Picture of athlete cycling

Open Access research with a real impact on health...

The Strathprints institutional repository is a digital archive of University of Strathclyde's Open Access research outputs. Strathprints provides access to thousands of Open Access research papers by Strathclyde researchers, including by researchers from the Physical Activity for Health Group based within the School of Psychological Sciences & Health. Research here seeks to better understand how and why physical activity improves health, gain a better understanding of the amount, intensity, and type of physical activity needed for health benefits, and evaluate the effect of interventions to promote physical activity.

Explore open research content by Physical Activity for Health...

Outcomes for youth work : coming of age or master’s bidding?

MacKie, Gordon and McGinley, Brian (2012) Outcomes for youth work : coming of age or master’s bidding? A Journal of Youth Work, 2012 (10). pp. 7-22. ISSN 1469-0780

[img]
Preview
PDF (OUTCOMES FOR YOUTH WORK: COMING OF AGE OR MASTER’S BIDDING?)
JYW_10_2012_Mackie_McGinley.pdf - Final Published Version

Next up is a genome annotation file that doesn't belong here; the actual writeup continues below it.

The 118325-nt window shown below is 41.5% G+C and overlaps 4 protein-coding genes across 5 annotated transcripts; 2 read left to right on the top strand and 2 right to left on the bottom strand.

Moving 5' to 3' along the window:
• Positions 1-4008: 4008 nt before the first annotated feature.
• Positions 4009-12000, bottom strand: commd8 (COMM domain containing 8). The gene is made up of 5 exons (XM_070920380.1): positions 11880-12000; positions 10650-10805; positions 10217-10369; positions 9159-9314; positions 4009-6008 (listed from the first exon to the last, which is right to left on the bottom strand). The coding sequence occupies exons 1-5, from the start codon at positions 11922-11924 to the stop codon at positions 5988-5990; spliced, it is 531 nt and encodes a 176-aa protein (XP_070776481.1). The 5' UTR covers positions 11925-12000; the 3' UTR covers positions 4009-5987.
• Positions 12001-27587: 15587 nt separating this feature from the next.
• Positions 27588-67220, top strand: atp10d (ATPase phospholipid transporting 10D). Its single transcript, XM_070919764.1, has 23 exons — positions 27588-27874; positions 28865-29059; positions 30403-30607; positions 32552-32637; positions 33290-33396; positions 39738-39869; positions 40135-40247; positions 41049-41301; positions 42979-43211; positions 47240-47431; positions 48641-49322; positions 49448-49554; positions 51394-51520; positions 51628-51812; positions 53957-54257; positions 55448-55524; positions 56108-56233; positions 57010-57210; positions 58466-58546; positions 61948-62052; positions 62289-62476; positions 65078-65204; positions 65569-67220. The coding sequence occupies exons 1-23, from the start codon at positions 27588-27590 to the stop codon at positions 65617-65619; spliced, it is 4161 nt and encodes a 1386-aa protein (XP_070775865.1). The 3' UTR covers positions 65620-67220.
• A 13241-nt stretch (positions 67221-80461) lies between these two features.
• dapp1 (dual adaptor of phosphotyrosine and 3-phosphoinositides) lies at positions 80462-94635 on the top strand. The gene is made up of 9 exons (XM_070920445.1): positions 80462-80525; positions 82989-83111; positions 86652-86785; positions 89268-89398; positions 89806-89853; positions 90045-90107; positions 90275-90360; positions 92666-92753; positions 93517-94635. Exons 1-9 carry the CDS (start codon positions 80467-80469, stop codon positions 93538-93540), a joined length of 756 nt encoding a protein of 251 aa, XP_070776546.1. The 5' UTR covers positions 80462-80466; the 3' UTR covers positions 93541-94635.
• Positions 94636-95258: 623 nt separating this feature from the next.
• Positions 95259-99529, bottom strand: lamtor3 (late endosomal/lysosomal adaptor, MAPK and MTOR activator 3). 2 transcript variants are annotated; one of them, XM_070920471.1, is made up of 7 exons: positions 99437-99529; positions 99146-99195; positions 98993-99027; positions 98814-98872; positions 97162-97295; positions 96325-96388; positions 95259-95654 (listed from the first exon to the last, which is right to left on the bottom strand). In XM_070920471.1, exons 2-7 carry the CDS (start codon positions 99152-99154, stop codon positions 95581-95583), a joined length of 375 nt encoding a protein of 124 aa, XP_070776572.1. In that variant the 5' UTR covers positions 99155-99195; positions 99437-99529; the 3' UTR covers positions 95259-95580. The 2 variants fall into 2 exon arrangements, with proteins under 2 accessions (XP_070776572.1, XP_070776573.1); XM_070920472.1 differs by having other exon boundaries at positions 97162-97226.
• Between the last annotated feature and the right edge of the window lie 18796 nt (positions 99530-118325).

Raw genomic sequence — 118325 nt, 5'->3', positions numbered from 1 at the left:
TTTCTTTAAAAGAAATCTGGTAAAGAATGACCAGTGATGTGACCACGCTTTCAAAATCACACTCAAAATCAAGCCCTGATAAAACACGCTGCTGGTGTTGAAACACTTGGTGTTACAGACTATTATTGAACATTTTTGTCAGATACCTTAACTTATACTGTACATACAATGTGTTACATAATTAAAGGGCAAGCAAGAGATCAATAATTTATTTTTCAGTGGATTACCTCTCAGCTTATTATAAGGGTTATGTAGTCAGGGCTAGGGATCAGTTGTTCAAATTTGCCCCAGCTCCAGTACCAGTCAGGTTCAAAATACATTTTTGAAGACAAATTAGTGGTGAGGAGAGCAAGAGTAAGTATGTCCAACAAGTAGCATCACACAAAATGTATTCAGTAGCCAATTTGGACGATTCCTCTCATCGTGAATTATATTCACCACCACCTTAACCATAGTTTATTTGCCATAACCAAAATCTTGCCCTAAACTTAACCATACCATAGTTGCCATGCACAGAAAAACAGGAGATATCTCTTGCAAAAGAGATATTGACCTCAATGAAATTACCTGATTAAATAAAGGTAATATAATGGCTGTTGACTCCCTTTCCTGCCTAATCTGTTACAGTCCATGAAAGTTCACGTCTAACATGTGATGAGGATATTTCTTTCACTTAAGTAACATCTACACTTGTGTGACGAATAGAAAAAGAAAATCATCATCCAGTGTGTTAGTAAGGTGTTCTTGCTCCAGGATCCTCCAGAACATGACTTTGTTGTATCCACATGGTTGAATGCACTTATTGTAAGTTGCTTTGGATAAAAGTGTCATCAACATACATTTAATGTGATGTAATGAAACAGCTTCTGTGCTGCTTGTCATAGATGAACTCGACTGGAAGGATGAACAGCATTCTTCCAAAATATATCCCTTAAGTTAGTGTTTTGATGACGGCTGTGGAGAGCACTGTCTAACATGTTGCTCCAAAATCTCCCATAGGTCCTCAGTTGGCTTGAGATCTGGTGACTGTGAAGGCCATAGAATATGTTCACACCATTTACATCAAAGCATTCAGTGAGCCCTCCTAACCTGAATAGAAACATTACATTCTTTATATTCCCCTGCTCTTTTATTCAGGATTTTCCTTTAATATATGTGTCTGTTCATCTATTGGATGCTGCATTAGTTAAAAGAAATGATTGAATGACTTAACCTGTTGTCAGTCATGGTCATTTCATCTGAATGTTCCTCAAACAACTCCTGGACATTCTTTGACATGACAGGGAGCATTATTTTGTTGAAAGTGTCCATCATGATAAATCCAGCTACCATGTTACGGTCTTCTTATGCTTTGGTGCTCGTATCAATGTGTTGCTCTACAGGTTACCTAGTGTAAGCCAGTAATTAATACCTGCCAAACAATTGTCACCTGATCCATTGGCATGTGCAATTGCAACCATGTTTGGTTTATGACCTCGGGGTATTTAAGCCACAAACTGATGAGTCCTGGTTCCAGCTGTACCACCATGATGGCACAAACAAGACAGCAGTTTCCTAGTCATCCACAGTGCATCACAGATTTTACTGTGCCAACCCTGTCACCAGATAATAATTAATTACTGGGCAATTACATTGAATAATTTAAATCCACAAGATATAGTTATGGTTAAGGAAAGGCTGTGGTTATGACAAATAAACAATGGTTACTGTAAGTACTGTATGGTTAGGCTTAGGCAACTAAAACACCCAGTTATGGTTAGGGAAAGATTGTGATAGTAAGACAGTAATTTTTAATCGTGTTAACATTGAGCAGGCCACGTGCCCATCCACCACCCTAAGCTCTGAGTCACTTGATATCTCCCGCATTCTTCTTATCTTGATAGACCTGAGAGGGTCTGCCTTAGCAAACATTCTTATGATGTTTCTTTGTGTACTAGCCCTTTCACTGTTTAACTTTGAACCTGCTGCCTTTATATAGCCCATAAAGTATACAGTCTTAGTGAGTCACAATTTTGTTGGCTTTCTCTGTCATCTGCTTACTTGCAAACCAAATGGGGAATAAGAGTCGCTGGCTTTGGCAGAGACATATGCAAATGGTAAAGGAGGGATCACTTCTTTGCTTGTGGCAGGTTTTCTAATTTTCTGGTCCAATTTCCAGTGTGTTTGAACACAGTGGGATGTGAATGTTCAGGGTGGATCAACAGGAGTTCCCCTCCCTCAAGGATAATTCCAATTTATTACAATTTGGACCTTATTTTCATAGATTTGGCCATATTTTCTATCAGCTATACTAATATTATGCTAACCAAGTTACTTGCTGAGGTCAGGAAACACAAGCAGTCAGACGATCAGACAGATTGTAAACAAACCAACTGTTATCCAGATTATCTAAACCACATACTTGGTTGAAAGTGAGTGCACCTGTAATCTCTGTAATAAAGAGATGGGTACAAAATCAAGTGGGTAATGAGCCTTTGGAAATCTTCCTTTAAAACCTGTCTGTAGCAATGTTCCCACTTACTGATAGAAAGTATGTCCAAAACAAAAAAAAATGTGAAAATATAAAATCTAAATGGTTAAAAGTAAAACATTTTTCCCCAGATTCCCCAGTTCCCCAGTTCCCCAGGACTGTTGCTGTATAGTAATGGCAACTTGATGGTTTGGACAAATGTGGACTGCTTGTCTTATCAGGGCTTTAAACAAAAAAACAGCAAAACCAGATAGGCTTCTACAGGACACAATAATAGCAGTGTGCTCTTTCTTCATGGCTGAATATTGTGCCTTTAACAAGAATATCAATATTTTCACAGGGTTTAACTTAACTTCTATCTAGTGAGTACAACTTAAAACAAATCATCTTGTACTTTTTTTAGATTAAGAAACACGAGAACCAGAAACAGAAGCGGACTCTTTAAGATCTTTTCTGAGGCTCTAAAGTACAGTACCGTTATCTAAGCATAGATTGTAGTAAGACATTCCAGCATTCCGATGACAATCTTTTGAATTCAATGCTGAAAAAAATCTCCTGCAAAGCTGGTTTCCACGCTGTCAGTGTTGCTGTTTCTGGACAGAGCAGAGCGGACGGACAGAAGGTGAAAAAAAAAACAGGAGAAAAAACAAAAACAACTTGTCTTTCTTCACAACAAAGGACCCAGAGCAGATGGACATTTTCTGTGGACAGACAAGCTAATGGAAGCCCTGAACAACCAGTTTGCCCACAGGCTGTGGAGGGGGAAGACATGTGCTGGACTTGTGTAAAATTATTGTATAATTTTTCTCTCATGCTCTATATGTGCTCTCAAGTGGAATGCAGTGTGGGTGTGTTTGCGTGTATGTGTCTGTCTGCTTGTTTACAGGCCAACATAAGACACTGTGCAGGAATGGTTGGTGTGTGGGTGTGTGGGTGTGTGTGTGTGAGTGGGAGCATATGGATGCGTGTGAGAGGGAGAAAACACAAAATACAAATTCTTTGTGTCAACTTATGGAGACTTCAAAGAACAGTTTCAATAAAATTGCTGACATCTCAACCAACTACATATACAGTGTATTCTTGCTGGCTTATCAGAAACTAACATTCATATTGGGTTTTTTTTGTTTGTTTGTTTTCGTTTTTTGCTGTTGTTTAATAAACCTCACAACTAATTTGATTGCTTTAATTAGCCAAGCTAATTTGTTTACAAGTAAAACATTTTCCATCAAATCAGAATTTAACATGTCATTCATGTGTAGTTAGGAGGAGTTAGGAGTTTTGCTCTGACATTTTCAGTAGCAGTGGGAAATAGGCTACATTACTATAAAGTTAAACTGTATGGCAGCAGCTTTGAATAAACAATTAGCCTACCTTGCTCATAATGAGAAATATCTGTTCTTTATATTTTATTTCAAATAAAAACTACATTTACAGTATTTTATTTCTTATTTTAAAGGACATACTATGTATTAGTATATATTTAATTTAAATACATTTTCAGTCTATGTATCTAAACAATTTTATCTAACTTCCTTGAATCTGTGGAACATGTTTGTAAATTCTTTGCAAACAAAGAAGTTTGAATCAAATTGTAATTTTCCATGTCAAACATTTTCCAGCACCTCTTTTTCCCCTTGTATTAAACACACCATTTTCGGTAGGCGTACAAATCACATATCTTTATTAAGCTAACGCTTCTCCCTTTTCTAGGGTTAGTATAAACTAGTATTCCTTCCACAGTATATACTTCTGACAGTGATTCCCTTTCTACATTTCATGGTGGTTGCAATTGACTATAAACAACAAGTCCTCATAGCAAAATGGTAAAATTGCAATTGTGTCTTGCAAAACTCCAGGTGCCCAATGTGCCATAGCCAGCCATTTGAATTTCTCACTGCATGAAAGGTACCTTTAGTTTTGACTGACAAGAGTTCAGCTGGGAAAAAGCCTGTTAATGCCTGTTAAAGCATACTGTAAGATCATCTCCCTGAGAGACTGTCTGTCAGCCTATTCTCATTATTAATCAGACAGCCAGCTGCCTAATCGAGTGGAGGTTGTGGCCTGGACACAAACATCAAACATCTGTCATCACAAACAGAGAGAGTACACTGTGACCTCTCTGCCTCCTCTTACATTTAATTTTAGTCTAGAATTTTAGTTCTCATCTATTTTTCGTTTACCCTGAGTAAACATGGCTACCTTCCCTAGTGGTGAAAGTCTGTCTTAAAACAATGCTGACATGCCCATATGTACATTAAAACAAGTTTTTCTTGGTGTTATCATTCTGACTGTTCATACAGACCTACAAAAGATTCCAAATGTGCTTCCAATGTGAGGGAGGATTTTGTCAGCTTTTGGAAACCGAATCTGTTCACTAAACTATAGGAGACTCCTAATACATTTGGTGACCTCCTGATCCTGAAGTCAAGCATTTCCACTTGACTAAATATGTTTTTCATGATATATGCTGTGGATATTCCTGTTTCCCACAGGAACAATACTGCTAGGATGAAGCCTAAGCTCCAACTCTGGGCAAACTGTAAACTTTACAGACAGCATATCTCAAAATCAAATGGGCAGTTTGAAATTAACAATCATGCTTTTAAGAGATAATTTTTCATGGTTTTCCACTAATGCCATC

License: Unspecified

Download (953kB) | Preview

Abstract

Abstract Providing evidence in youth work is a current and important debate. Modern youth work has, at least to some degree, recognised the need to produce practice information, through its various guises, with limited success as requirements and terminology have continually changed. In Scotland, the current demands for youth work to “prove” itself are through a performance management system that promotes outcome-based practice. There are some difficulties with this position because outcome-based practice lacks methodological rigour, is aligned with national governmental commitments and does not adequately capture the impact of youth work practice. This paper argues that youth workers need to develop both a theoretical and methodological approach to data collection and management,which is in keeping with practice values, captures the voice of the young person and enhances youth work practice. Youth work should not be used as a mechanism to deliver the government’s policies but be liberated from centralist control to become a “free practice” so that some of the perennial problems, such as democratic disillusionment, partly caused by this “performance management industry”, can be effectively dealt with. The generation of evidence for youth work should enable it to freely investigate and capture its impact, within the practice, based on the learning that has taken place, the articulation of the learners’ voice with the most appropriate form of data presentation.